Day trading: time to take stock

Many investors were alarmed at the slide in the FTSE Techmark index which lost more than a fifth of its value in a month, whereas daytraders saw the falls as an unprecedented opportunity

Technology stocks took a battering this week, proving that they do not really have a magic power to turn investors - or their creators - into instant millionaires. But ironically it was technology that enabled some ordinary people to use the situation to their advantage and make quick returns on their money.

Technology stocks took a battering this week, proving that they do not really have a magic power to turn investors - or their creators - into instant millionaires. But ironically it was technology that enabled some ordinary people to use the situation to their advantage and make quick returns on their money.

These were the growing army of so-called "daytraders" - people who buy in and out of shares over the course of a day. They were equipped with exactly the same sophisticated software that traders from the City of London's most prestigious investment banks use when they buy and sell millions of pounds worth of stock every day.

Many private and institutional investors were alarmed at the slide in the FTSE Techmark index which lost more than a fifth of its value in a month. Techmark was in turn effected by another technology-heavy stockmarket, the US-based Nasdaq, which at one point fell nearly 1,000 points in a day and a half, recovering only half of that by last Thursday. Many of the daytraders who visit Britain's first daytrading centre on Cannon Street, in the City, saw the falls as an unprecedented opportunity.

"Volatility is a great opportunity for daytraders to make money," said David Whitehead, a frequent visitor to Cannon Street. He explained that, as daytraders move in and out of shares many times during the day, they can take advantage of rapid price movements.

He said daytraders follow one golden rule: Close your position at the end of the day. Unlike other investors, who take the risk of a price change overnight and were hard hit by the fall in technology stocks as a consequence, the daytraders dived in and out of the stock all day, but sold up at the close of play. Although fortunes were not made at the Cannon Street centre this week, one man made nearly £1,500 in a day and a half. One trader said people earn an average of £500 a day.

But Mr Whitehead, who also works for a sports magazine publisher, warned: "The current market is full of great opportunities but also great possibilities to lose money."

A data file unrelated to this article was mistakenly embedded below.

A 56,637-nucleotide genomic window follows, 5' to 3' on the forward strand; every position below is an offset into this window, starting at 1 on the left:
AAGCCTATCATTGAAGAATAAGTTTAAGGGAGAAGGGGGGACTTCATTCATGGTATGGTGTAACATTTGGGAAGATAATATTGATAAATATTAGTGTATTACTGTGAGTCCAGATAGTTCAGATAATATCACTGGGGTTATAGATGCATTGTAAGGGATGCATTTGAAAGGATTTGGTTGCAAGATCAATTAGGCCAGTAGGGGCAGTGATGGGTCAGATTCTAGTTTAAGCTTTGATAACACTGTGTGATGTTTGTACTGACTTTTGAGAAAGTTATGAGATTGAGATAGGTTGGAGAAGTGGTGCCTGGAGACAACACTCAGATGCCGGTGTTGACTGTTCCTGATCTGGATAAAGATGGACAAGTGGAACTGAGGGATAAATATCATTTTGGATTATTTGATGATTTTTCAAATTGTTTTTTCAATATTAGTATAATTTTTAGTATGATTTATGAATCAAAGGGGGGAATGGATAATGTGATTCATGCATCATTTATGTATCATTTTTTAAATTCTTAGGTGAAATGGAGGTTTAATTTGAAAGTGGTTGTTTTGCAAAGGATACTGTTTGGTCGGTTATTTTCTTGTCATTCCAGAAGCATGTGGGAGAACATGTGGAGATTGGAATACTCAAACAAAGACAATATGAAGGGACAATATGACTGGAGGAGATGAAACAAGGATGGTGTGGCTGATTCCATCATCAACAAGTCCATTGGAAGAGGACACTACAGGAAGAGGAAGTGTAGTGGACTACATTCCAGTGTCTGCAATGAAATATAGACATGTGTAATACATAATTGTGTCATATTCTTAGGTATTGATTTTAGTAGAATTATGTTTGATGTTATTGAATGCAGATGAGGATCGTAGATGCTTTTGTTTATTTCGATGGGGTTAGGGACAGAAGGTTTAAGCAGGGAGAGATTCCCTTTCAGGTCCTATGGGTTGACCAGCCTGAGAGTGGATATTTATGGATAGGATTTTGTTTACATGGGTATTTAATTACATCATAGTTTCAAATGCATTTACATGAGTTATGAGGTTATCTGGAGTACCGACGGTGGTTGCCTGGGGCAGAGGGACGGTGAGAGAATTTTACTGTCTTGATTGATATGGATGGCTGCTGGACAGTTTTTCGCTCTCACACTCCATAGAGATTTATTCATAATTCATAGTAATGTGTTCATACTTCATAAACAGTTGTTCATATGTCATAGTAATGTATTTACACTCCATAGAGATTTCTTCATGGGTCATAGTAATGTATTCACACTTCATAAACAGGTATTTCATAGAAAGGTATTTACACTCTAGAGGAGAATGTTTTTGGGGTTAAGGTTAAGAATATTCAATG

He said that he, as someone who began daytrading in January without a financial background, has played it safe. "A key word is discipline. You have to learn to set yourself guidelines for what you are prepared to lose, as well as a target that you want to make, and walk away if you reach that point."

Mr Whitehead joined the Cannon Street centre after attending a course run by its owner, Investin, the US company which has opened centres across America.

This week Investin gained membership of the London Stock Exchange, which prepares the way for daytrading on the FTSE in the near future, and it is the only company which has complied with the necessary red tape to get a licence for a daytrading centre in Britain. It is also aware that the practice has had a bad press, after the tragic case of Mark Barton. Mr Barton, a daytrader from Atlanta, Georgia, hit the headlines last year when he lost $100,000 through daytrading before he killed his wife and two children and then shot dead nine people from two stockbrokers firms.

Ian Peacock, chief executive for Investin in Europe, said: "We have had no [legal] cases against us. We let people trade to double what they have in their account but no more." Investin also knows many of its 150 users are not hardened dealers. "We monitor people's progress. If they look as though they are losing a lot we give them advice. We can suggest they go on a course, we have beginners as well as more advanced courses, or possibly try to spread their investments, rather than putting it all into one stock," he said.

Currently the majority of Investin's users have the software on their computers at home and trade over the Internet. The firm intends to open up to 10 other centres across Britain, including branches in Scotland, Manchester and Leeds, as well as a couple planned for the suburbs. The costs at Investin are £500 a month to trade from the floor, with a reduction of £200 if you make 300 trades. If you opt to trade online - which gives you access to exactly the same information, which is downloaded onto your computer - the service will cost you £200. This is fully rebated if you make 50 trades in a month. The cost per trade is between £10 and £7. Investin says this allows you to execute a trade in an eighth of a second - crucial to take advantage of the types of volatile prices around last week.

The firm hopes daytrading will be taken up enthusiastically on the LSE. "You have to pay stamp duty of 0.5 per cent in Britain, which brings down profit. But there is more opportunity to save money on the LSE too, as the spreads between buying and selling prices are greater here. If you go through a traditional broker they make the profit on this. If you trade directly, you do," said Mr Peacock.

But is this game really only for the frustrated red-braced brokers out-there who love the stock market and speak about it as though it is an unpredictable but wonderful creature?

Not according to Mr Peacock, who says: "People are becoming increasingly sophisticated investors. They are unhappy with traditional methods and want to use the Internet. They also want to have direct access to more and more information to make their choices."

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